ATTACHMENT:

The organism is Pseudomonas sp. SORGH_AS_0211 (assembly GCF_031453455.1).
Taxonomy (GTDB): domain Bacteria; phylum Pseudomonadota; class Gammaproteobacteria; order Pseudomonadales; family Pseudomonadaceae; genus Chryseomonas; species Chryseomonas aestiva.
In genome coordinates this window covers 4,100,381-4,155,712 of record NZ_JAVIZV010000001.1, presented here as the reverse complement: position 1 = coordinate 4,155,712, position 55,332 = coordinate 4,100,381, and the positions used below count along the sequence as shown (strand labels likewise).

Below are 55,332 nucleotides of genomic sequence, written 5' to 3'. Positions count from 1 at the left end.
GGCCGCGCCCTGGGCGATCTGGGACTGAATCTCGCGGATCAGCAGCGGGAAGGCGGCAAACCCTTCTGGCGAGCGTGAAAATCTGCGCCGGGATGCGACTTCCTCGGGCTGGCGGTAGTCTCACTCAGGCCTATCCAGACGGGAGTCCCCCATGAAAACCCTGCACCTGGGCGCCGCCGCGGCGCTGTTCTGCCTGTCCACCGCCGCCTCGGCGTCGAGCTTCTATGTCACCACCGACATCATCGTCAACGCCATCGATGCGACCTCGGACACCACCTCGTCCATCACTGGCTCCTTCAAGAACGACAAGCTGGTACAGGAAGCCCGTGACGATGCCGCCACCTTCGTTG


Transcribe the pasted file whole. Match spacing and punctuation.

The organism is Pseudomonas sp. SORGH_AS_0211 (assembly GCF_031453455.1).
Taxonomy (GTDB): domain Bacteria; phylum Pseudomonadota; class Gammaproteobacteria; order Pseudomonadales; family Pseudomonadaceae; genus Chryseomonas; species Chryseomonas aestiva.
In genome coordinates this window covers 4,100,381-4,155,712 of record NZ_JAVIZV010000001.1, presented here as the reverse complement: position 1 = coordinate 4,155,712, position 55,332 = coordinate 4,100,381, and the positions used below count along the sequence as shown (strand labels likewise).

Below are 55,332 nucleotides of genomic sequence, written 5' to 3'. Positions count from 1 at the left end.
GGCCGCGCCCTGGGCGATCTGGGACTGAATCTCGCGGATCAGCAGCGGGAAGGCGGCAAACCCTTCTGGCGAGCGTGAAAATCTGCGCCGGGATGCGACTTCCTCGGGCTGGCGGTAGTCTCACTCAGGCCTATCCAGACGGGAGTCCCCCATGAAAACCCTGCACCTGGGCGCCGCCGCGGCGCTGTTCTGCCTGTCCACCGCCGCCTCGGCGTCGAGCTTCTATGTCACCACCGACATCATCGTCAACGCCATCGATGCGACCTCGGACACCACCTCGTCCATCACTGGCTCCTTCAAGAACGACAAGCTGGTACAGGAAGCCCGTGACGATGCCGCCACCTTCGTTG